In looking back over the past year, I note that the occurrence of reading various mystery stories tends to cluster around especially hectic or stressful seasons. Apparently we don't grow out of the need to find some order somewhere when life is in a knot. It's not just children who need the temporary escape and mental practice of being drawn into a mystery and having logic skills sharpened, or the desire to know that at least one problem has been resolved in the pages of fiction. I'm sure reaching the conclusion to such tales releases endorphins, and I'd be willing to wager gives us renewed courage to tackle some of the unknowns that baffle us.

Mystery Stories Read so far in 2015:

Brother Cadfael's Penance by Ellis Peters
A Rare Benedictine by Ellis Peters
Monk's Hood by Ellis Peters
Dead Man's Ransome by Ellis Peters
The Name of the Rose by Umberto Eco
Strong Poison by Dorothy Sayers

Other stories containing strong elements of mystery:

Dr. Thorne by Anthony Trollop
Brothers Karamazov by Fyodor Dostoyevsky
Little Dorrit by Charles Dickens
The Princess and the Goblin by George MacDonald
The Sound and the Fury by William Falkner
Hans Brinker, or the Silver Skates by Mary Dodd Hodges
The Green Ember by S. D. Smith
The Book of Three by Lloyd Alexander
Notes from a Tilt-A-Whirl by N. D. Wilson
The Black Caldron by Lloyd Alexander
The Little White Horse by Elizabeth Goudge
Taran Wanderer by Lloyd Alexander
The Castle of Llyr by Lloyd Alexander
The High King by Lloyd Alexander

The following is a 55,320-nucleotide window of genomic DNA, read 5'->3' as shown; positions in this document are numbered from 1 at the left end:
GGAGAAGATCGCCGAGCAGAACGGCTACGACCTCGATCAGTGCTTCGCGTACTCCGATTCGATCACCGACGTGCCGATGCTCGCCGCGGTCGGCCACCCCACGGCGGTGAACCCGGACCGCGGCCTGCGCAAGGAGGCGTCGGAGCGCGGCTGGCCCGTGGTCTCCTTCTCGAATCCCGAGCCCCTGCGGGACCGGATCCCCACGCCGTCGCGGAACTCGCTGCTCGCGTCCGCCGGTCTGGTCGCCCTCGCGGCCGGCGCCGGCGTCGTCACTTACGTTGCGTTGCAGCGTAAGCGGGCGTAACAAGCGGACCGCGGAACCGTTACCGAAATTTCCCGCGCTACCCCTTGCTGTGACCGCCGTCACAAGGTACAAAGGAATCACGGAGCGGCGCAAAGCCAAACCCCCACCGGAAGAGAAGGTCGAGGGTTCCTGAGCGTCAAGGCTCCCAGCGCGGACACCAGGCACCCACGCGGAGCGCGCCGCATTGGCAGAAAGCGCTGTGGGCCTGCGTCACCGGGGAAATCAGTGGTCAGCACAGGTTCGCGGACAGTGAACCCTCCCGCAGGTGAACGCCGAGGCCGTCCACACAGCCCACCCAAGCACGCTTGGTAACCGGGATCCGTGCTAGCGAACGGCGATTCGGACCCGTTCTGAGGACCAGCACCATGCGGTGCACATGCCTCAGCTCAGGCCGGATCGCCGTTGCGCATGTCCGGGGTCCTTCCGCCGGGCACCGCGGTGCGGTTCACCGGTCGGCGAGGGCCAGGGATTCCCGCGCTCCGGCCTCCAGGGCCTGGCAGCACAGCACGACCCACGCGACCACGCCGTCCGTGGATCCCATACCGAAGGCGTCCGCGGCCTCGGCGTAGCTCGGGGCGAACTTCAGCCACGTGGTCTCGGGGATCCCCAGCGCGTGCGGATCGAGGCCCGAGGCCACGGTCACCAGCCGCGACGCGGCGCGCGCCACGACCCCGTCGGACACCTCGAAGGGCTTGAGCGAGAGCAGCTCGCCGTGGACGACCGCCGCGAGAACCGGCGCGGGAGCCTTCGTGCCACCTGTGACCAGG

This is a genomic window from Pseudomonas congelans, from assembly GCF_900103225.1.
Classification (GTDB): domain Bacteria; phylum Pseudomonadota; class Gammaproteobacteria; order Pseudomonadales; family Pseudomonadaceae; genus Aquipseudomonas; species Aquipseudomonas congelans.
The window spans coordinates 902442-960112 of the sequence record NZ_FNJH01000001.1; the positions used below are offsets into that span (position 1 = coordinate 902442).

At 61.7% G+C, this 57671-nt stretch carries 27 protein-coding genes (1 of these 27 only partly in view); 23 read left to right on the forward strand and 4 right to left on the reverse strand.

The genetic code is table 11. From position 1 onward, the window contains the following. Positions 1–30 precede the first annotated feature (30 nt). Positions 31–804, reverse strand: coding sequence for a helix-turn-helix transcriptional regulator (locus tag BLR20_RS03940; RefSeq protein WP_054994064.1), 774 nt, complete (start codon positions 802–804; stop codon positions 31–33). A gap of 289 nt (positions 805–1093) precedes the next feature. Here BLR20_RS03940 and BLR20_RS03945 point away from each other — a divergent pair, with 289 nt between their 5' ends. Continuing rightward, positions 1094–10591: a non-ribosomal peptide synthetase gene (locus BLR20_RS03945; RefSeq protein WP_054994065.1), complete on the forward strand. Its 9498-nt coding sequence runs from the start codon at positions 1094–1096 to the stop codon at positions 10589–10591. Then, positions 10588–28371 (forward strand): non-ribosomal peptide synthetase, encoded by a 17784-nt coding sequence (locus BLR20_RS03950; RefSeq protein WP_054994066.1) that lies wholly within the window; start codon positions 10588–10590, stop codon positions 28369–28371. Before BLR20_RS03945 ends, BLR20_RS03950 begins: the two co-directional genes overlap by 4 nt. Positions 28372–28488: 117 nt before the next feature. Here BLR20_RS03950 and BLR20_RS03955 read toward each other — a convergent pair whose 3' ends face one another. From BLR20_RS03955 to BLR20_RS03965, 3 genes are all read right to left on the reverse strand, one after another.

The Two Towers by J. R. R. Tolkien

Would anyone like to share their favorite whodunits or other books with mysteries?

For the joy of reading,

Liz

6 comments:

  1. My son and I are really enjoying Brighty and that is very suspenseful with Old Timer missing and a suspicious claim jumper!

    My daughter enjoys Linda Craig? Horse type mysteries...the language isn't too twaddle-y, but perhaps the stories are? I haven't looked THAT closely at them to be honest. Her and I soooo enjoyed The Chronicles of Prydain! Susan Cooper's The Dark is Rising Series is very neat, albeit a bit dark, so for young adults! I enjoyed it very much!

    Have you read any of the Alan Bradley series? Flavia de Luce, a 11 yo mystery solver and chemistry lover...I read the first and enjoyed it. Just started the second.

    Love talking books! :)

    ReplyDelete
    Replies
    1. Amy,

      It sounds like your kids have been bitten by the mystery bug. I do not know Alan Bradley's books and may look them up. Nothing is a more interesting conversation topic than books, I agree. Happy sleuthing.

      Liz

      Delete
  2. Years ago, I loved the 700 AD Ireland Sister Fedelma series by Peter Tremayne. Cadfael was a favorite, as was Nero Wolfe. I took a long break from who-dun-it but just recently I discovered Boris Akunin and his Sister Pelagia series in Czarist Russia.

    ReplyDelete
    Replies
    1. Sara,

      Thank you for sharing some of your favorites with us. My list of books yet to read is growing long. Now, if I could just get more time to enjoy them.

      Delete
  3. I am not a huge mystery reader--though I adored Nancy Drew as a child. Years ago, I read a whole lot of Sayers, a couple Ellis Peters books, and some of the Sister Fedelma books, as well as a whole bunch of super twaddly mysteries that put me off the genre altogether. I remember liking Cadfael and keep wanting to return to him. I also loved Dorothy Sayers and re-read Gaudy Night last year, which made me want to read more of her books again.

    You inspire me with how widely and how well you read, Liz. Thank you!

    ReplyDelete
    Replies
    1. Hi Kimberlee,

      I read Sayers' novels years ago and have had the urge to reread them as well, so I was delighted when my book club chose Strong Poison for this month. The Name of the Rose by Eco was just recommended on a podcast I heard with George Grant, so I read it and found it to be fascinating from a historical perspective as it takes place during the pre-Reformation chaos of the church.

      Liz

      Delete